If you thought you wouldn’t be learning about architecture in this guide, we’re afraid you’re sadly mistaken. Brutalist web design takes its inspiration from mid-twentieth century building construction, and although many people see it as ugly, it just works.

Spanish fashion house Balenciaga was one of the first major companies to adopt a brutalist website back in 2016. And much like its seasonal trends, brutalism has quickly caught on.
Brutalism derives from the French word ‘brut’, meaning ‘raw’, and offers a basic, bold and striking approach to web design. It’s not for everyone, but those looking to disrupt their industry will certainly want to take note.

Chatbot Support
Here’s a stat for you: businesses spend nearly $1.3 trillion every year on customer service requests. It’s estimated that chatbots could reduce this by 30%.

Gone are the days when chatbots were mere gimmicks – now, they’re becoming ever more essential to customer-facing services.

The major draws of chatbots are time-efficiency and cost-effectiveness. They work 24/7, which frees up your time to get on with other matters. They also save you the expense of employing staff to work as customer service representatives.

Sure, chatbots aren’t perfect, but their emotional intelligence and ability to provide tailored support is improving by the day. There’s never been a better time to install one.

Choose Your Platform
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The first thing that springs to mind when you think of quality web design is a professional agency, right? And while top companies largely do a great job, they can be eye-wateringly expensive.

Luckily, there is another way: website builders and ecommerce platforms. These are DIY online tools that allow you to create and design your own website – without needing to know a single line of code!

Naturally, there are tons of options out there – of varying quality – but we’ve put in the legwork and researched the best on the market. Through a combination of expert research and thorough testing, we can now reveal the best options for designing your very own site.
Below, we’ll run through the top three options for both regular websites and online stores. First, though, let’s address the elephant in the room: WordPress.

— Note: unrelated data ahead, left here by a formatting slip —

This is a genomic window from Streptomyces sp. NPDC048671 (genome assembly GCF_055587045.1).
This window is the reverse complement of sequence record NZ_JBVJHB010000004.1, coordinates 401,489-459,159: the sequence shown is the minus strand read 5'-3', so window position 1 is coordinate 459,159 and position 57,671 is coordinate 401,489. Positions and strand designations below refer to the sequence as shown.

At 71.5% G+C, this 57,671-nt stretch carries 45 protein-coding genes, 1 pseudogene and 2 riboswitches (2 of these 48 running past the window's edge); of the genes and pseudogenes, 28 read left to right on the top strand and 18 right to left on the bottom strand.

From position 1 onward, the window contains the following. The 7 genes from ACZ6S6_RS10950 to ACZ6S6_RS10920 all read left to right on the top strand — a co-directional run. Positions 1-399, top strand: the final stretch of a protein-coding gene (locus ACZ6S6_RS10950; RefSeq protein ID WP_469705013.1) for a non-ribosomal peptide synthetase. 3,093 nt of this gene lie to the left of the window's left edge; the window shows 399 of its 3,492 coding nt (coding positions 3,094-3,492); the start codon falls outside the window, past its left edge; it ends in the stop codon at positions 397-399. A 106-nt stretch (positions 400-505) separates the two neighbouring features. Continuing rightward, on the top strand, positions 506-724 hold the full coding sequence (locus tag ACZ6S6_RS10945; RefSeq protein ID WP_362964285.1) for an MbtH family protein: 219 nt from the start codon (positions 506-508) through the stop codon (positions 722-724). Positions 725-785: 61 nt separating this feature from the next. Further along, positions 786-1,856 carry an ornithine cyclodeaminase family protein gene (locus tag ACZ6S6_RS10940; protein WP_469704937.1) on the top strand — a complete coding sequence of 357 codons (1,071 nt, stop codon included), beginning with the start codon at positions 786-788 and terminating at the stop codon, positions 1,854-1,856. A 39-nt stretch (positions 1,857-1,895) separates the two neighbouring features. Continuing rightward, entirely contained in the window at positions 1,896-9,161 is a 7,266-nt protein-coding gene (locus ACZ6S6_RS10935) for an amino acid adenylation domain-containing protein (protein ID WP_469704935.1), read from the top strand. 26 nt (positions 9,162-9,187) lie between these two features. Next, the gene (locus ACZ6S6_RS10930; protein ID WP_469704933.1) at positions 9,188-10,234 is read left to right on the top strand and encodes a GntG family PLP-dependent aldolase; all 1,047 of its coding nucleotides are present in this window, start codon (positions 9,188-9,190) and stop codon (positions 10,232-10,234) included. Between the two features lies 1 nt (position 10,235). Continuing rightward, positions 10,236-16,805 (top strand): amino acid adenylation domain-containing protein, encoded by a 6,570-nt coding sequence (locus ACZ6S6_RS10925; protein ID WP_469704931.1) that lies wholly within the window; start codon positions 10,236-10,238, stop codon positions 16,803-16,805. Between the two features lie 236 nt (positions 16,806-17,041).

What about WordPress?
WordPress.org is a self-hosted, open-source CMS (content management system) – but all you really need to know is that it’s the most popular platform for designing a website.

WordPress gives you total control over the look and feel of your website, and is technically free to use. We say this because, in order to get your website live, you’ll actually need to pay for web hosting, security, a domain name, and any additional plugins or themes you need.

The biggest issue with WordPress, though, is that it’s not really suitable for the average Joe. Unless you’re comfortable with code – or have the budget to hire a professional developer – WordPress will prove near-impossible to use.

For this reason, we’d recommend that people who are building their own site stick to website builders and ecommerce platforms.
Designing Websites: Website Builders
Unless you’re looking to sell online, website builders are the most effective way for non-tech whizzes to create their own website. If an online store is what you’re after, skip to our ecommerce platforms section.

From our expert research, we’ve been able to establish the 10 best website builders available to you today. All cater to different needs, but for a general overview, take a look at our quality scale below:
Wix
Wix Pros Wix Cons
Highly intuitive and easy-to-use editor Can’t switch templates after your website goes live
Great value for money May have to spend more on third party apps to scale your website
Strong help and support features The sheer choice and amount of customizable options can be overwhelming
The builder our users were most likely to recommend
Wix is generally regarded as the best website builder on the market. Its easy to use drag-and-drop editor gives you total creative control, allowing you to add in all your content and position it wherever you see fit.

There’s also a choice of 510 professionally designed templates, a bunch of amazing features which come built-in, and a huge app store where you can install any extras you may need.

From thoroughly testing the platform ourselves, we can confirm Wix lives up to the hype. Have a look at our final research scores and see for yourself:

wix logo
4.7out of 5
TOP CHOICE
Ease of Use
4.5 out of 5 stars
Features
4.5 out of 5 stars
Design Flexibility
4 out of 5 stars
Help and Support
5 out of 5 stars
Value For Money
4.5 out of 5 stars
Customer Score
5 out of 5 stars
Read Full Review
We also arranged for regular people, just like you, to sit down with Wix and attempt to design their own website. These volunteers were blown away by just how quick and easy Wix was to use, as well as the sheer choice of features on display. Here’s what they had to say:

“I was genuinely surprised that it was that quick [to design a website]. I didn’t think that it would all get done in an hour.”

“I like the side menu where you can add images and apps etc. because it was simple and easy to navigate.”

logo-wix-100×100
Wix is the best website builder on the market. Sign-up to its free plan and see what you make of it.
Wix Review – Read more about Wix in our in-depth review.
Wix Pricing – An overview of Wix’s pricing plans.

How to use Wix – A step-by-step guide for beginners.

Wix Editor vs Wix ADI – Learn about the different ways you can create a Wix website.

Squarespace
Squarespace Pros Squarespace Cons